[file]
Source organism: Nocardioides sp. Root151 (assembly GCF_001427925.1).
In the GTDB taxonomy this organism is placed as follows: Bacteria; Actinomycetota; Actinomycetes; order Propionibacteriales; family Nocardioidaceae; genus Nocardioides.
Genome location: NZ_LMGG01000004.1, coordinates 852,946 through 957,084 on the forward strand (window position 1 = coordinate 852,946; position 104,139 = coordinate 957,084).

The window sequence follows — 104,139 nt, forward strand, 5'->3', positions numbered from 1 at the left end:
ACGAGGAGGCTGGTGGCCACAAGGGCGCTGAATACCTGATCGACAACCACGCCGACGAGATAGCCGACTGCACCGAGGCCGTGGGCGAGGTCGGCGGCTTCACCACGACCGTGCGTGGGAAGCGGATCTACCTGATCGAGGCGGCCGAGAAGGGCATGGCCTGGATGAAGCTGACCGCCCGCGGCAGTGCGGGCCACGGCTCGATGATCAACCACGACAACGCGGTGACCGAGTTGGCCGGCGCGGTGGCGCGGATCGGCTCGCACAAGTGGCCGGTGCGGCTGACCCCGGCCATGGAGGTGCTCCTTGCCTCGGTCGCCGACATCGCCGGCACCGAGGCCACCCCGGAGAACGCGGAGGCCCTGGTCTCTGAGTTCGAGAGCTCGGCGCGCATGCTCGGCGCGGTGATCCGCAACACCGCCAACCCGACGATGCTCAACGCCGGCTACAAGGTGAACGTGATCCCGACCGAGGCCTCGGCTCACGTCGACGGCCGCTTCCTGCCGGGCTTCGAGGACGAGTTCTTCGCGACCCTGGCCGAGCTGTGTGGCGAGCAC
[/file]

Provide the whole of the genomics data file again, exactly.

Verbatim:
Source organism: Nocardioides sp. Root151 (assembly GCF_001427925.1).
In the GTDB taxonomy this organism is placed as follows: Bacteria; Actinomycetota; Actinomycetes; order Propionibacteriales; family Nocardioidaceae; genus Nocardioides.
Genome location: NZ_LMGG01000004.1, coordinates 852,946 through 957,084 on the forward strand (window position 1 = coordinate 852,946; position 104,139 = coordinate 957,084).

The window sequence follows — 104,139 nt, forward strand, 5'->3', positions numbered from 1 at the left end:
ACGAGGAGGCTGGTGGCCACAAGGGCGCTGAATACCTGATCGACAACCACGCCGACGAGATAGCCGACTGCACCGAGGCCGTGGGCGAGGTCGGCGGCTTCACCACGACCGTGCGTGGGAAGCGGATCTACCTGATCGAGGCGGCCGAGAAGGGCATGGCCTGGATGAAGCTGACCGCCCGCGGCAGTGCGGGCCACGGCTCGATGATCAACCACGACAACGCGGTGACCGAGTTGGCCGGCGCGGTGGCGCGGATCGGCTCGCACAAGTGGCCGGTGCGGCTGACCCCGGCCATGGAGGTGCTCCTTGCCTCGGTCGCCGACATCGCCGGCACCGAGGCCACCCCGGAGAACGCGGAGGCCCTGGTCTCTGAGTTCGAGAGCTCGGCGCGCATGCTCGGCGCGGTGATCCGCAACACCGCCAACCCGACGATGCTCAACGCCGGCTACAAGGTGAACGTGATCCCGACCGAGGCCTCGGCTCACGTCGACGGCCGCTTCCTGCCGGGCTTCGAGGACGAGTTCTTCGCGACCCTGGCCGAGCTGTGTGGCGAGCAC